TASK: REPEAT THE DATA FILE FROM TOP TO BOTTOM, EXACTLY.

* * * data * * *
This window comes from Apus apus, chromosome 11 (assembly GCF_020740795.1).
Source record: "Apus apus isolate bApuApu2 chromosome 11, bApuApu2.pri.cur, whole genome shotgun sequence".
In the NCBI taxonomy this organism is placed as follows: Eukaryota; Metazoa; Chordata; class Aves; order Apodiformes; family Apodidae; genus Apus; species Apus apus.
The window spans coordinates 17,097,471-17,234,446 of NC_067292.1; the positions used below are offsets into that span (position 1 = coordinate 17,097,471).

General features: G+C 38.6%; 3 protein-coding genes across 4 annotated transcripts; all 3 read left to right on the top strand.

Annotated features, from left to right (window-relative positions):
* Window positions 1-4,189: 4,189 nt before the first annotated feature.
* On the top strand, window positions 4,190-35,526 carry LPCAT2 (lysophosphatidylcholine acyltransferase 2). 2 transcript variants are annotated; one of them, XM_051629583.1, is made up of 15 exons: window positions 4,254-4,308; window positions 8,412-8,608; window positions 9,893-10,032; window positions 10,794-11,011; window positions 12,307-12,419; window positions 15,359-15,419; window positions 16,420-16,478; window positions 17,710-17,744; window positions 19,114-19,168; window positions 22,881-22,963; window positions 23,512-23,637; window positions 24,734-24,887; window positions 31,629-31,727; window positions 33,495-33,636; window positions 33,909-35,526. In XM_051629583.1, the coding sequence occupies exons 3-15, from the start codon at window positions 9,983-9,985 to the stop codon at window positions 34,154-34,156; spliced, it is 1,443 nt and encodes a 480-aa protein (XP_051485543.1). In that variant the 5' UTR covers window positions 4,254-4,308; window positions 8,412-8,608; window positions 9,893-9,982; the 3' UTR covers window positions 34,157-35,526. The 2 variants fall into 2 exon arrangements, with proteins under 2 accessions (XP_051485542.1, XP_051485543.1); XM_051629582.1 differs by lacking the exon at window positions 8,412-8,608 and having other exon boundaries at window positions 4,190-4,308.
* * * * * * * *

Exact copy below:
This window comes from Apus apus, chromosome 11 (assembly GCF_020740795.1).
Source record: "Apus apus isolate bApuApu2 chromosome 11, bApuApu2.pri.cur, whole genome shotgun sequence".
In the NCBI taxonomy this organism is placed as follows: Eukaryota; Metazoa; Chordata; class Aves; order Apodiformes; family Apodidae; genus Apus; species Apus apus.
The window spans coordinates 17,097,471-17,234,446 of NC_067292.1; the positions used below are offsets into that span (position 1 = coordinate 17,097,471).

General features: G+C 38.6%; 3 protein-coding genes across 4 annotated transcripts; all 3 read left to right on the top strand.

Annotated features, from left to right (window-relative positions):
* Window positions 1-4,189: 4,189 nt before the first annotated feature.
* On the top strand, window positions 4,190-35,526 carry LPCAT2 (lysophosphatidylcholine acyltransferase 2). 2 transcript variants are annotated; one of them, XM_051629583.1, is made up of 15 exons: window positions 4,254-4,308; window positions 8,412-8,608; window positions 9,893-10,032; window positions 10,794-11,011; window positions 12,307-12,419; window positions 15,359-15,419; window positions 16,420-16,478; window positions 17,710-17,744; window positions 19,114-19,168; window positions 22,881-22,963; window positions 23,512-23,637; window positions 24,734-24,887; window positions 31,629-31,727; window positions 33,495-33,636; window positions 33,909-35,526. In XM_051629583.1, the coding sequence occupies exons 3-15, from the start codon at window positions 9,983-9,985 to the stop codon at window positions 34,154-34,156; spliced, it is 1,443 nt and encodes a 480-aa protein (XP_051485543.1). In that variant the 5' UTR covers window positions 4,254-4,308; window positions 8,412-8,608; window positions 9,893-9,982; the 3' UTR covers window positions 34,157-35,526. The 2 variants fall into 2 exon arrangements, with proteins under 2 accessions (XP_051485542.1, XP_051485543.1); XM_051629582.1 differs by lacking the exon at window positions 8,412-8,608 and having other exon boundaries at window positions 4,190-4,308.